LITHIUM CONF: South America is the backbone of lithium supply chain - panel
South American lithium production is the backbone of the lithium supply chain and will continue to play an important role in the years ahead along with growing demand for lithium from the electric vehicles (EV) sector, panelists said during the Lithium Supply & Markets conference on Tuesday October 27.
“The role of south America is to lead the way into changing the dialog around [the sustainability of] the lithium value chain given that we are ultimately serving a customer that is very focused on those volumes of carbon emissions throughout its supply chain,” Sigma Lithium Resources chief strategy officer Ana Cabral-Gardner said.
The conference panelists agreed that South America has the scale and the low-cost production capabilities to support growing demand for the ultralight metal.
“Currently South America is providing more than 50% of the world’s production of lithium so we’re already playing a big role in the lithium industry. Also, talking about brine [resources] the cost advantage of brine projects against spodumene is also an advantage,” Lithium Americas president for South America operations Gabriel Rubacha said.
“The other aspect that I think is playing a role is that, in the case of Argentina, the country has made lots of effort to provide incentives for mining projects in general and lithium projects in particular,” Rubacha added.
Mining is a key sector for Argentina’s development, according a government spokesperson who gave a presentation at the Fastmarkets conference on Tuesday.
The spokesperson highlighted Argentina’s two lithium projects in operation, another two in construction phase, 10 in pre-feasibility stage and an additional 10 in the advanced exploration stage.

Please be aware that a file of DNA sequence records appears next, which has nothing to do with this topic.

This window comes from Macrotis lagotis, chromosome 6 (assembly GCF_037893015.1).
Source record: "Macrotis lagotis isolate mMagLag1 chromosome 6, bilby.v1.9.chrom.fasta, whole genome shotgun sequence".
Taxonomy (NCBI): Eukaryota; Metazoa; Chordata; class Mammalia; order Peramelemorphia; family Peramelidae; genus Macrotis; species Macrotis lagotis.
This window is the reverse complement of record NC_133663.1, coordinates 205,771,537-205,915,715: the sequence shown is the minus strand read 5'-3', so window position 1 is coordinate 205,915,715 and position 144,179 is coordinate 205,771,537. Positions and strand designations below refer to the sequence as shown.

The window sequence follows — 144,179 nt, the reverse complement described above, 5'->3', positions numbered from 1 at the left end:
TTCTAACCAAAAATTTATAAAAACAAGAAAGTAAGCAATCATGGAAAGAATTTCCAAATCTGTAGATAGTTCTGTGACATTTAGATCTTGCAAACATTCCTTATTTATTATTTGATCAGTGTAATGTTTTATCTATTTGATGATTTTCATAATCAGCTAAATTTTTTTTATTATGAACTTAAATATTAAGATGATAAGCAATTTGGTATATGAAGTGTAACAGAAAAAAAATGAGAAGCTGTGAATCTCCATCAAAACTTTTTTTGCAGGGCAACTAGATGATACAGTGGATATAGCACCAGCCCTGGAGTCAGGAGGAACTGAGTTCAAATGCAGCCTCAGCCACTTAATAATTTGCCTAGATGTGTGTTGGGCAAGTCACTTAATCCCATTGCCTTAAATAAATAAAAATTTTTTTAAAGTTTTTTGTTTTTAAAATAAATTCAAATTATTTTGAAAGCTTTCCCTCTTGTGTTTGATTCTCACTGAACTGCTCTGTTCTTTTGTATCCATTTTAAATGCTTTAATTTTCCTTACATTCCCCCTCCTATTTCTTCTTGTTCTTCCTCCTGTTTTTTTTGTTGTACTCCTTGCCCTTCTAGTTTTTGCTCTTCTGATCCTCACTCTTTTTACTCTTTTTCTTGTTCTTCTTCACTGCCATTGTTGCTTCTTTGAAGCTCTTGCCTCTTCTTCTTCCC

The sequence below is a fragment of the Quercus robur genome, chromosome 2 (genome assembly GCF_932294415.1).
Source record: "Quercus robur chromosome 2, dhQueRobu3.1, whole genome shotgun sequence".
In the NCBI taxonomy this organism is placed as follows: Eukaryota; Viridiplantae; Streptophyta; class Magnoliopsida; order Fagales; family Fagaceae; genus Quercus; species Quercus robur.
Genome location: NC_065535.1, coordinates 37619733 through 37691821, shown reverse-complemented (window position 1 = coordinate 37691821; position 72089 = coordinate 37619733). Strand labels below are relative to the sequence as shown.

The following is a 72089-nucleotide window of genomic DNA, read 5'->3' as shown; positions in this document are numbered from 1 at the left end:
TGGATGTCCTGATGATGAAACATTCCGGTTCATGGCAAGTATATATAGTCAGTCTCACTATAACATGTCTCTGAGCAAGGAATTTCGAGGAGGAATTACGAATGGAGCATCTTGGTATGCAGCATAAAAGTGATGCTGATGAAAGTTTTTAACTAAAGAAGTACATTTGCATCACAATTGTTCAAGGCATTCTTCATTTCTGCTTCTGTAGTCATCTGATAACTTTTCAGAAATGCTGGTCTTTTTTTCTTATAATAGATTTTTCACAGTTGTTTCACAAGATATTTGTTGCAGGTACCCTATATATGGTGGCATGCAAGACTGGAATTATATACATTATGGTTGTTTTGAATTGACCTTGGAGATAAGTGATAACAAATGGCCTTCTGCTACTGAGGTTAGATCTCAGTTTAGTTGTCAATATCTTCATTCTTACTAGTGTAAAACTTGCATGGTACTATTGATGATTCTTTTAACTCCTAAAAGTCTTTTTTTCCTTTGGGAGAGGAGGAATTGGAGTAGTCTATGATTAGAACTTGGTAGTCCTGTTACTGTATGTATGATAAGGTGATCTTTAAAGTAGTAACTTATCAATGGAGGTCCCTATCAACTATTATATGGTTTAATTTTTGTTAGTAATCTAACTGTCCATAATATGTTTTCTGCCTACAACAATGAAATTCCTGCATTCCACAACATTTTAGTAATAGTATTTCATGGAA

“There are more than 40 projects in initial exploration stage,” he added.
“South America hosts over 60% of the resources of lithium, when the world needs to think where to source lithium there are really two areas: South American and Australian resources …[resources] in other parts of the worlds are not [really] relevant,” Neo Lithium Corp president and chief executive officer Waldo Perez said.
Lithium Americas is advancing the Cauchari-Olaroz lithium project in northern Argentina in partnership with China’s Gangfeng Lithium. The project is around 50% complete and, once operational, is expected to produce 40,000 tonnes per year of lithium carbonate equivalent (LCE).
Fastmarkets understands that the Cauchari-Olaroz project will be a low-cost source of battery-grade lithium carbonate and is expected to come online no earlier than the first half of 2022.
Lithium Americas is also developing the 100%-owned Thacker Pass lithium project in the US state of Nevada.
Meanwhile, Sigma Lithium is developing a hard-rock lithium deposit at its Grota Do Chirillo site in Brazil. The facility is currently in pilot production and once operational, the junior miner targets annual production of approximately 220,000 tonnes of spodumene per year.
Another Argentina-based project in Catamarca, a brine-based lithium site developed by Neo Lithium, is in pilot production stage.
‘Baby steps’ needed in Bolivia’s lithium sector
Asked about the role of Bolivia in the South American lithium triangle following the recent presidential election of socialist candidate Luis Arce, Perez said that the amount of lithium resources in Bolivia is still hard to define and they have high impurities.
“No technology today can produce lithium from Bolivia at any cost,” he said.
“Bolivia is far from any production even if the government becomes very productive,” he added.
Rubacha agreed that Bolivian lithium is far from entering production due to lack of government support.
He also said that before bringing the entire lithium value chain to Bolivia, “baby steps” are needed to firstly start production.